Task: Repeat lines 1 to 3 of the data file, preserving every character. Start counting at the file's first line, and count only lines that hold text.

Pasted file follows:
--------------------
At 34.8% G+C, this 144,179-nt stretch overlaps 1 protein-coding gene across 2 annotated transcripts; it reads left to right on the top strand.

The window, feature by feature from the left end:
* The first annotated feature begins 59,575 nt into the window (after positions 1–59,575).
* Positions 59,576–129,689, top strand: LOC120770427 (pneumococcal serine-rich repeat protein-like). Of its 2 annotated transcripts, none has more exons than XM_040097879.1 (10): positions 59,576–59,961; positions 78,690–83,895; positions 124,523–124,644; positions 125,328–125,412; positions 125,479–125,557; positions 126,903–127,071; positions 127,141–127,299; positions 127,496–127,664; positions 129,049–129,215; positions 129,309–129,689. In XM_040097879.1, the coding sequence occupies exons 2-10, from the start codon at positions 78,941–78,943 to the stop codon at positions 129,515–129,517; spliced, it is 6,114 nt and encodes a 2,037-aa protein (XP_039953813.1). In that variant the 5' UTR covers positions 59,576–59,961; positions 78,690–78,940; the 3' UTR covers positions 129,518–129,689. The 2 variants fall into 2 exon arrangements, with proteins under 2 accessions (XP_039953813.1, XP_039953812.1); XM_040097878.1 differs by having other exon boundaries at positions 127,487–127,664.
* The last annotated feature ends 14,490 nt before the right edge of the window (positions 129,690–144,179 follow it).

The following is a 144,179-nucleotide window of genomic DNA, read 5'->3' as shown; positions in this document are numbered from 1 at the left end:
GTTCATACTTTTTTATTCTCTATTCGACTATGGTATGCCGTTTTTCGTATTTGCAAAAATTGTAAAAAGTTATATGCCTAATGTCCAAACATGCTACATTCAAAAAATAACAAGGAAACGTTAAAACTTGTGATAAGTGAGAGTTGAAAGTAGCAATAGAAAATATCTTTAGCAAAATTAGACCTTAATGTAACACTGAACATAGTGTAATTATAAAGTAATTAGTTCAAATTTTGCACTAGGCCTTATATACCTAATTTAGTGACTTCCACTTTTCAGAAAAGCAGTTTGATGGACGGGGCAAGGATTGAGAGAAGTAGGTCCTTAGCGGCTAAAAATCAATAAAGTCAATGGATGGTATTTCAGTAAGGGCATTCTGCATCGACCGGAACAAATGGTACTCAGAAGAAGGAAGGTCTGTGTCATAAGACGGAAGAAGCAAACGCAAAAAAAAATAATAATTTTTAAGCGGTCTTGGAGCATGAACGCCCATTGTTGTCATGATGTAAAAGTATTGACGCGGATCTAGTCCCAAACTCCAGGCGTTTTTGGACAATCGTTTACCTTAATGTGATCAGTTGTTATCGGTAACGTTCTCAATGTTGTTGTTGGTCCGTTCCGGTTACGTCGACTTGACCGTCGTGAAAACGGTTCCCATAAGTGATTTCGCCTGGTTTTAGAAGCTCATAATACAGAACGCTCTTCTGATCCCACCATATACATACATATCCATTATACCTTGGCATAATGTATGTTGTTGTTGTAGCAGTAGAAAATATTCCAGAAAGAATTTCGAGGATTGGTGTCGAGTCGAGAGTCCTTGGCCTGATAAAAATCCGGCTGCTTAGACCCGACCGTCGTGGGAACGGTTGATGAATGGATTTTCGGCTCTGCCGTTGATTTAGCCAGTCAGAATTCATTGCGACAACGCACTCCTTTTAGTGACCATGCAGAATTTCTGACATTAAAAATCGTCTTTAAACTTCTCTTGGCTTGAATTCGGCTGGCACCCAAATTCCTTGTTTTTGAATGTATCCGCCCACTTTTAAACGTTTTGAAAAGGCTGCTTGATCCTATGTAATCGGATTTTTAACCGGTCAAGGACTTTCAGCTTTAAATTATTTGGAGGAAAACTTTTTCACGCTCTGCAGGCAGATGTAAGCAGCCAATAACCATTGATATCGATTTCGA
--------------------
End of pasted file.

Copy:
At 34.8% G+C, this 144,179-nt stretch overlaps 1 protein-coding gene across 2 annotated transcripts; it reads left to right on the top strand.

The window, feature by feature from the left end:
* The first annotated feature begins 59,575 nt into the window (after positions 1–59,575).